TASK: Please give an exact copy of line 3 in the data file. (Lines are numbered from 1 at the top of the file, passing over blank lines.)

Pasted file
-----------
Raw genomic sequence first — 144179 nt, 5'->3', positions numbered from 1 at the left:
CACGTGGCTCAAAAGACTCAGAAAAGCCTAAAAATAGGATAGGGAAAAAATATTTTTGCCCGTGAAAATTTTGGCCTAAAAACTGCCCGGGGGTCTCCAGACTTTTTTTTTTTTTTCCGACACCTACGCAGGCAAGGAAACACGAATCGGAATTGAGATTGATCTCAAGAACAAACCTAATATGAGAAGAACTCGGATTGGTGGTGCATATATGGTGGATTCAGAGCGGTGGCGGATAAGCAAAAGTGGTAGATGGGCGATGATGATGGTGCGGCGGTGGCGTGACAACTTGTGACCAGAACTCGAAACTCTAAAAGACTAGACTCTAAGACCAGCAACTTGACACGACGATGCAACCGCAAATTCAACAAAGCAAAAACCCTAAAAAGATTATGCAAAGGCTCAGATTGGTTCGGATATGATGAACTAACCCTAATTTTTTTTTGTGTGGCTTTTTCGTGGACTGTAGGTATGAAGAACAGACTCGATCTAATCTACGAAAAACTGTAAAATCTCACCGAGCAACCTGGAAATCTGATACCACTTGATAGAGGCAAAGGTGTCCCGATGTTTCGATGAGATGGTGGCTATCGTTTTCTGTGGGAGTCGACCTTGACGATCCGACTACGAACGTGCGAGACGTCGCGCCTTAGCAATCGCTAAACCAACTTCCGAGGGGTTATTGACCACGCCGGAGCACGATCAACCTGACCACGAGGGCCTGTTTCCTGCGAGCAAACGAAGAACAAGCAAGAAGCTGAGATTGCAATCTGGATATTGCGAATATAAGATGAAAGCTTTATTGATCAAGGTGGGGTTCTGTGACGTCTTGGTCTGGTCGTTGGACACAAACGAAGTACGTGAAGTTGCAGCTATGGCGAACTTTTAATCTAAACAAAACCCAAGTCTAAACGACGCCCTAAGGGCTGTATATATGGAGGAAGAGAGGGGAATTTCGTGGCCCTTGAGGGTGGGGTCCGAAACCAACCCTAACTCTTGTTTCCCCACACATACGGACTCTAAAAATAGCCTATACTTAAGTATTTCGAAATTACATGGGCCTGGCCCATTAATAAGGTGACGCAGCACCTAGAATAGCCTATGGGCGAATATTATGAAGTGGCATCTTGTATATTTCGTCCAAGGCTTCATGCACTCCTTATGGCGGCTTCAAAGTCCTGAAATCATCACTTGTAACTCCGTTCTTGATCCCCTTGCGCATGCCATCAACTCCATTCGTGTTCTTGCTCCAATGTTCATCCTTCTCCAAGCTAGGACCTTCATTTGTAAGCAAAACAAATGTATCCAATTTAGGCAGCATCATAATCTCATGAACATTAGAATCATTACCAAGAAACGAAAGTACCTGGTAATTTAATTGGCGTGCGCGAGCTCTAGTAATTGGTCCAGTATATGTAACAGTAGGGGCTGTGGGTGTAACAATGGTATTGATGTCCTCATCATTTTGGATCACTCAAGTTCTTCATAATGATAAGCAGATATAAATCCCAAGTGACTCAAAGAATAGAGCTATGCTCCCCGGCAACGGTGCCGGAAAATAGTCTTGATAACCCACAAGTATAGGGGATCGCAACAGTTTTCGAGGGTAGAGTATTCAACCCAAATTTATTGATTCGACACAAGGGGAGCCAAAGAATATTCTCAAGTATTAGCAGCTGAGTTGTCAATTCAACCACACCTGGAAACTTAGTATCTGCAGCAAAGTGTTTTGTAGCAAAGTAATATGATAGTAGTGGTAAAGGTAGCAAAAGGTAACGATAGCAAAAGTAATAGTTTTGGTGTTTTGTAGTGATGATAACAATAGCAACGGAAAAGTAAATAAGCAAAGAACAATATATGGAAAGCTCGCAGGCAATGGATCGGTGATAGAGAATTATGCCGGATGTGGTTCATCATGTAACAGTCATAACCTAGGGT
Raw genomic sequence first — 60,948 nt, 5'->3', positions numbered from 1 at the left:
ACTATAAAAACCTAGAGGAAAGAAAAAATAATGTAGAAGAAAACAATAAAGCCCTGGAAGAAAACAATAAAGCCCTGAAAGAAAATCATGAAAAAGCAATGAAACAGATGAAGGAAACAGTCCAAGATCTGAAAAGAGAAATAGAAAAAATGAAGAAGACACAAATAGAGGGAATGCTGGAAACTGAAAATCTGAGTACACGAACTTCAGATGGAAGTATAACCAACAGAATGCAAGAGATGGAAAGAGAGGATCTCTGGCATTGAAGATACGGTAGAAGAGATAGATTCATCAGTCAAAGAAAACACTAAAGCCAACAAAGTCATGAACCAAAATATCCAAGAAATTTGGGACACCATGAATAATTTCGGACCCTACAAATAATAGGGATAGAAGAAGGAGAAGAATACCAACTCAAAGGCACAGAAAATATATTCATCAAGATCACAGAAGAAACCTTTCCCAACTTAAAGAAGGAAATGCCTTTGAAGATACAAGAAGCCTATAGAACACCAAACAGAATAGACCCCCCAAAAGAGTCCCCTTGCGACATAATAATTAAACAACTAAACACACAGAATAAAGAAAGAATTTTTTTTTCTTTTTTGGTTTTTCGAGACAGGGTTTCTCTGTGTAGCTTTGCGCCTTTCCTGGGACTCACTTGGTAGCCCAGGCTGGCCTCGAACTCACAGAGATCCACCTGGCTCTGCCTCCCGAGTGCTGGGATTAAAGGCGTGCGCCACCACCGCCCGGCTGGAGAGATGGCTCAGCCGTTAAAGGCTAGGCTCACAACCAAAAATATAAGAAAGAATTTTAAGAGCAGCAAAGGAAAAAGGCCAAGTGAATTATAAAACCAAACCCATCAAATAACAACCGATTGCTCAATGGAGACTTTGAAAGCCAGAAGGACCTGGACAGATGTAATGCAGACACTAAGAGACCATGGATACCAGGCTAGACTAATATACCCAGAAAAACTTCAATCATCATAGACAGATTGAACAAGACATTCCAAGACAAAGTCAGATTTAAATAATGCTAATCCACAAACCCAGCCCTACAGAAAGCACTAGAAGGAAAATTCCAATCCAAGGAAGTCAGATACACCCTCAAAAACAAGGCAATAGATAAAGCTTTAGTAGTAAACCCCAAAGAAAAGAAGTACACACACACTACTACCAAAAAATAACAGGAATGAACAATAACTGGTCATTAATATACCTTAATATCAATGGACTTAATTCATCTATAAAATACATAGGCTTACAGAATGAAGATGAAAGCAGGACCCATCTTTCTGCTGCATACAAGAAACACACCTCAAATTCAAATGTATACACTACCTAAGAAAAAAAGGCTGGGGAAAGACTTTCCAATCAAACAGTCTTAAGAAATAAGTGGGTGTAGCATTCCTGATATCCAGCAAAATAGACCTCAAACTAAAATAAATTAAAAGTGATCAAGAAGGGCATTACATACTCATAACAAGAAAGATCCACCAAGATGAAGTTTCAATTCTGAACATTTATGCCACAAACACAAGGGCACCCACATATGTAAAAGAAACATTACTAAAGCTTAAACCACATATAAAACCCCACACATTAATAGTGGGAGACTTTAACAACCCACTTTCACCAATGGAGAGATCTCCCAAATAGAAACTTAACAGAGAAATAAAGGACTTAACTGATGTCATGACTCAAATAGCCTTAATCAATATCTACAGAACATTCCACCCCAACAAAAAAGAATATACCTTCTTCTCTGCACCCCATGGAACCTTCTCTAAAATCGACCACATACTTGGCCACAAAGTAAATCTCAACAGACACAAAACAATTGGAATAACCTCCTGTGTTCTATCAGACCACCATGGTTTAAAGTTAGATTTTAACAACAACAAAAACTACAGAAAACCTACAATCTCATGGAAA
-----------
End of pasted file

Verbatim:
Raw genomic sequence first — 60,948 nt, 5'->3', positions numbered from 1 at the left: